Since March 2020 and the transition to remote learning, Conflict Resolution Services at Colorado State University experienced an exponential increase in referrals for students seeking support around academic integrity charges. Conflict Resolution staff do not serve as decision-makers in these cases but instead as a resource for students to confidentially seek support for understanding policies associated with academic misconduct, receive coaching for their student conduct hearing, and process their experience with being accused of violating the academic integrity policies.  

As someone who frequently meets with students and staff regarding academic integrity matters, I was invited to share some observations and recommendations for University faculty and staff.

Reflections from Student Meetings

Each student who violates academic integrity policies will behave differently when confronted. What I hear often from faculty is feeling confused after meeting with students who denies the allegation, even when the evidence is clear. From my experience meeting with students, it’s helpful to remember that accusations related to a crime of morality, such as cheating or stealing, can illicit a strong contrarian response because these are crimes of character that make students feel like their core morals are being questioned. It is not unusual to meet with students who feel as though they must go out of their way to defend their academic record, their virtues as a student, and how good of a person they are in spite of the evidence they violated the academic integrity policies. This insight can help make sense of a student who may initially deny these allegations and allow you to respond accordingly. Some options could include:

  • Scheduling a follow up meeting with the student to allow them time to process the allegations.
  • Partner with your Student Conduct office to ensure the duty of adjudication falls on an outside reviewer so that the faculty is not in the position of needing to investigate and make a decision if the student continues to deny the claim.

If a student accepts responsibility for violating academic integrity policies, another common reaction can be deep shame and embarrassment for some of the same reasons that cause a hostile reaction. Students can begin to deeply question their worth and value in the classroom for making a mistake that is shortsighted and often done from desperation. In my conversations with students, they often question if they even belong in the classroom or dread future class meetings where they wonder what their instructor thinks of them. It is understandable that faculty want students to be held accountable for violating academic integrity policies and when personal shame remains unchallenged it ultimately results in future escalated destructive behaviors. Shame says that the student is a bad person, whereas guilt says that the student did a bad thing but is still a good person.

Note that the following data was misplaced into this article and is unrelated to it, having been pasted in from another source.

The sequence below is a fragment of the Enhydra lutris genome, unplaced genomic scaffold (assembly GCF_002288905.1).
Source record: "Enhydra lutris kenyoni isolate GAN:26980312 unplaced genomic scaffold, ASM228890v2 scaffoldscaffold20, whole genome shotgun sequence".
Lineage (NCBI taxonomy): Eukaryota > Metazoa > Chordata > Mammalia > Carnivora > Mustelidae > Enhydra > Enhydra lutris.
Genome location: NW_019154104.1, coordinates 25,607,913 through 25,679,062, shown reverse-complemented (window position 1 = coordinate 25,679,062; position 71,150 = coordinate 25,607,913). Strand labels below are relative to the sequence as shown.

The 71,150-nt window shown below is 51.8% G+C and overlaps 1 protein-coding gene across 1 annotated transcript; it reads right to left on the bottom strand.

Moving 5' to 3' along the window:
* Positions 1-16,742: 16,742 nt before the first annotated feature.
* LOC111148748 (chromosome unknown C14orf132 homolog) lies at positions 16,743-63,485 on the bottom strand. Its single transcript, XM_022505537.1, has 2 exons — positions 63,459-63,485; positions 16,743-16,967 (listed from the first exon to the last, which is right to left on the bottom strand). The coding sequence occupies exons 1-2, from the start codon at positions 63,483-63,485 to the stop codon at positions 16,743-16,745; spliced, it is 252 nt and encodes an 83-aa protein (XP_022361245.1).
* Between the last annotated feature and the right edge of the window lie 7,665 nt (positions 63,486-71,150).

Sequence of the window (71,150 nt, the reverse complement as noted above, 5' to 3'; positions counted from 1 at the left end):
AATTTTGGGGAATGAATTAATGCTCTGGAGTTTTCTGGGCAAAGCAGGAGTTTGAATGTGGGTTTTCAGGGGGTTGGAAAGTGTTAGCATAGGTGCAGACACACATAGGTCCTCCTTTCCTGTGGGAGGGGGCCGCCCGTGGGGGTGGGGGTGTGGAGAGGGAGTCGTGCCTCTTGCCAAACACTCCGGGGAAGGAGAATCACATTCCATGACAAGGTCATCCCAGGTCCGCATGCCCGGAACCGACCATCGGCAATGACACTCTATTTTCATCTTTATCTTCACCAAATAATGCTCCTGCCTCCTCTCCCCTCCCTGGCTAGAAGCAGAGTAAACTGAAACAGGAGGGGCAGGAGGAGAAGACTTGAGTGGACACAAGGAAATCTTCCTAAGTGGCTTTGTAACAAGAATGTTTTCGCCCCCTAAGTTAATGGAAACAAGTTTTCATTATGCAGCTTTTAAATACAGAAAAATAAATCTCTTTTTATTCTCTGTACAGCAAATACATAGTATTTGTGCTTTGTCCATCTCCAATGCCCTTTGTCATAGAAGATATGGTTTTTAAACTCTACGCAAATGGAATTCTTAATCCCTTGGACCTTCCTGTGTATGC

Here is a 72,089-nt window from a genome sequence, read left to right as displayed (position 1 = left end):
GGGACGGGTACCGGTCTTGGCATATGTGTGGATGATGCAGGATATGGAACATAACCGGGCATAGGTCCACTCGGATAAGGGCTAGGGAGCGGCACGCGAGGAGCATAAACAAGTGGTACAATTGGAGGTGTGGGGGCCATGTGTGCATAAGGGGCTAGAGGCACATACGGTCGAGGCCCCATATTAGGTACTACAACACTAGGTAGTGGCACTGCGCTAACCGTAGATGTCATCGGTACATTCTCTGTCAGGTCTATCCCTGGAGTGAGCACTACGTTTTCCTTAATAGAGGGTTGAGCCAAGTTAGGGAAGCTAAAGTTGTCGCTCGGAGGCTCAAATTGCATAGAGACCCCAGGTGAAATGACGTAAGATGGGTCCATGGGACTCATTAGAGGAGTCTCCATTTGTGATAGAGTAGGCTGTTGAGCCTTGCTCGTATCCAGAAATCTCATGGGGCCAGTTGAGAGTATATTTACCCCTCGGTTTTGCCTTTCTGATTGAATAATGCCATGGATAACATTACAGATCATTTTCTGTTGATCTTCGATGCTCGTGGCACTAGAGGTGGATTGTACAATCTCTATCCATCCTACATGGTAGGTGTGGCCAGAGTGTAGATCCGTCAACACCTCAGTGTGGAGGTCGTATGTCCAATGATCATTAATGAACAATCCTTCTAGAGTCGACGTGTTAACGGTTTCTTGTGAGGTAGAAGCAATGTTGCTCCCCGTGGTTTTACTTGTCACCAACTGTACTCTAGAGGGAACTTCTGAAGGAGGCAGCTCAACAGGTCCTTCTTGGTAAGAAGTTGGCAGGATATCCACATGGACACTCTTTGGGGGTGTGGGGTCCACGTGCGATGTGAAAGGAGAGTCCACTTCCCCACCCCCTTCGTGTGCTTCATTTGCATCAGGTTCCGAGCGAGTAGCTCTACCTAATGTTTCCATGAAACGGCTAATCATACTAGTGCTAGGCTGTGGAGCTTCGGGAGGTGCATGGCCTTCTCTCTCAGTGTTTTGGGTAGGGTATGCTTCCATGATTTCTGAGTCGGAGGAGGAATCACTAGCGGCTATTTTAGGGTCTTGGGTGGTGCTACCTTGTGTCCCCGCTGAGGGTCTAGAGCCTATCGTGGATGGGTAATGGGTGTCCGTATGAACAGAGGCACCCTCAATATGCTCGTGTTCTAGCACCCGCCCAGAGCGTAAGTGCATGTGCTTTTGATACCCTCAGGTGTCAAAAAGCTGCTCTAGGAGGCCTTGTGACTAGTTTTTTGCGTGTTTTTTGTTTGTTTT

The more we can encourage reflection on the behavior itself being bad rather than the person themselves being fundamentally flawed, the more productively the student can reflect and grow from their decision to violate the academic integrity policy. Some ways to put this into practice:

  • Ask open ended questions rather than closed or leading questions. (e.g., “Can you help me understand what happened” versus, “Why did you cheat on my exam?”)
  • Listen deeply and offer a reflection on what you’ve heard to indicate understanding rather than rebutting what the student shares.
  • Assess your mindset entering the conversation – if you are feeling angry or resentful it comes out in the way you will engage with the student.

Academic Integrity Prevention Efforts

It is not unusual to meet with students who genuinely did not understand that their behavior violated the University’s academic integrity policies. The abrupt switch to virtual learning in Spring 2020 presented an unprecedented time of instability and change in learning environments. Students needed to adjust to new options for communicating with peers. This often resulted in students unintentionally accessing spaces where cheating was taking place, such as in group message threads and on websites like Chegg.

I would encourage faculty to proactively reiterate the importance of academic integrity not only at the beginning of the semester when reviewing the syllabus but also before major assignments and exams as well. Where possible, it’s helpful to be specific with students by providing examples of behavior that you consider a violation of academic integrity policies rather than trusting they know how to interpret these policies on their own. As you design assignments, be as explicit as possible about course parameters. For example: